ROME, FEB. 2, 2001 (Zenit.org).- The Russian Orthodox Church opposes a papal trip to Moscow because it is trying, in part, to defend the borders of the old Russian empire, a noted journalist says.
Alexey Bukalov, correspondent in Rome of Itar-Tass, one of the most important Russian news agencies, analyzed the situation, in an article this week in the Argentine newspaper La Nacion.
Prior to the announcement of the Pope's June to Ukraine, the Italian newspaper Corriere della Sera published statements of Patriarch Alexis II of Moscow in which he admitted the possibility of a papal visit to the Russian capital.
But the patriarch said it was possible only if there was an end to the "persecution" of his flock by Catholics in western Ukraine, and the proselytism of the Catholic clergy in the "canonical territory" of the Russian Orthodox Church. He did not give any evidence of the alleged acts of persecution, however.
Russian journalist Bukalov put Alexis' comments in context. "Despite their apparent harshness, these two conditions imply progress in Alexis II in relation to his statements a few years ago, when he said that a real Orthodox Christian should not even pick mushrooms in the same forest with a Catholic," Bukalov said.
He added, "[The] Soviet Union, its Communist Party, and its KGB might have fallen, but the Russian Orthodox Church continues to defend the sacred borders of the old Russian empire. What is more, given that almost half of the dioceses supervised by the Moscow patriarchate remain outside Russia -- in Ukraine, Byelorussia, Moldavia, Central Asia, etc. -- Alexis II increasingly stresses the universality of his Church."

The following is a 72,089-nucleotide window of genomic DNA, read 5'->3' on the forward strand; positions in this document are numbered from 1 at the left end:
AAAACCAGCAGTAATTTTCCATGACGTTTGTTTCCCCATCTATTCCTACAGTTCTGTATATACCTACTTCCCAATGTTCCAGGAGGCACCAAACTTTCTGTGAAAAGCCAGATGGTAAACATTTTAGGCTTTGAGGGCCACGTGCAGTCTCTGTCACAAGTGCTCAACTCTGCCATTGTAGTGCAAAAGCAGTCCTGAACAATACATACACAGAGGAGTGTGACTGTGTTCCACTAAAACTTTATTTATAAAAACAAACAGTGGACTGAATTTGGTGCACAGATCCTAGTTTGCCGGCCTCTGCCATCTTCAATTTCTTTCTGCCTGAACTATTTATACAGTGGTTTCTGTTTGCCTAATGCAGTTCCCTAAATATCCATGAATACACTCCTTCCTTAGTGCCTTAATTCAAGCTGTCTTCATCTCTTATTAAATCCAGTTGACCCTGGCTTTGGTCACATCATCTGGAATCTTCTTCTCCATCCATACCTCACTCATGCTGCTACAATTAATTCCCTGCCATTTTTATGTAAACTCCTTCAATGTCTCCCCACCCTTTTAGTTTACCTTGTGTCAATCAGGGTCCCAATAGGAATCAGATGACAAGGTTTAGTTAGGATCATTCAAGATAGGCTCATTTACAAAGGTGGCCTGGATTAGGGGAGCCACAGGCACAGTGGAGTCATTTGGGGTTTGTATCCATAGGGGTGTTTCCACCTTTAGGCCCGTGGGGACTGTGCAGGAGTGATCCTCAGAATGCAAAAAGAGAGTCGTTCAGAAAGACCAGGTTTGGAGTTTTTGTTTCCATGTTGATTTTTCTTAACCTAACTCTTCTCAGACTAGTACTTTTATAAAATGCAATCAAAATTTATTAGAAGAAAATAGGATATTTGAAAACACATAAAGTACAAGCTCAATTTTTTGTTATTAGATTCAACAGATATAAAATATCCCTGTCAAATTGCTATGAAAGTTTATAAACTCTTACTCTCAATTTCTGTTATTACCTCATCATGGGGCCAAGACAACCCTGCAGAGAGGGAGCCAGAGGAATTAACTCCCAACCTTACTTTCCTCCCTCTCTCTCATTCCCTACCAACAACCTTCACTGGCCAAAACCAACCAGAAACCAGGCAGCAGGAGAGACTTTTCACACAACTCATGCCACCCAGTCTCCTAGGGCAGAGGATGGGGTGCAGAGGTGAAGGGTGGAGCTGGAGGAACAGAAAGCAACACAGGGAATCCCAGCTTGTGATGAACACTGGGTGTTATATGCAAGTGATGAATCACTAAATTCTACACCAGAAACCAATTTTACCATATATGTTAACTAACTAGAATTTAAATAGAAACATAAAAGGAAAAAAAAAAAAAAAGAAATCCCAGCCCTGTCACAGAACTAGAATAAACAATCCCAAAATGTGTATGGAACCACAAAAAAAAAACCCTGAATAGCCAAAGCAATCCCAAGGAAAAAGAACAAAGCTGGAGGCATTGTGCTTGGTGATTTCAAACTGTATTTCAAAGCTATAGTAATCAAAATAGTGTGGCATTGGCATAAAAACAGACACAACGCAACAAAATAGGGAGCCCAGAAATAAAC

This year, by coincidence, Catholics and Orthodox will celebrate Easter on the same date -- a possible basis for ecumenical overtures. "Will the patriarch take advantage of the occasion?" the journalist asked rhetorically.
Bukalov was not optimistic. "To date, no Russian authority has repented of the crimes committed against its own people," he said. "The hierarchy of the Russian Orthodox Church has certainly not admitted the implicit sins of its collaboration with the Soviet state. Such an act of contrition on the part of Russia would also help, perhaps, to begin to heal the wounds caused by the schism between Catholics and Orthodox."
The Pope, however, has taken decisive steps, the Russian journalist wrote. He cited John Paul II's proposal to review the way in which a pope's service of universal communion can be applied; this is an issue that has separated Catholics and Orthodox since their 11th-century schism (see the encyclical "Ut Unum Sint," No. 96).
According to the Kremlin's press service, President Vladimir Putin often speaks with Alexis II. Bukalov observed: "Perhaps [Putin] should explain to him that his reluctance to arrive at a rapprochement with the Vatican goes against the interests of the Russian state, inasmuch as the Kremlin and Vatican agree on numerous topics, including the Middle East question."
"We all know that Russia has suffered so much, or more than any other nation," he added. "Sadly, paraphrasing the title of one of the most popular Russian films of the Communist era, I still think that Moscow, or at least its patriarch, does not believe in tears."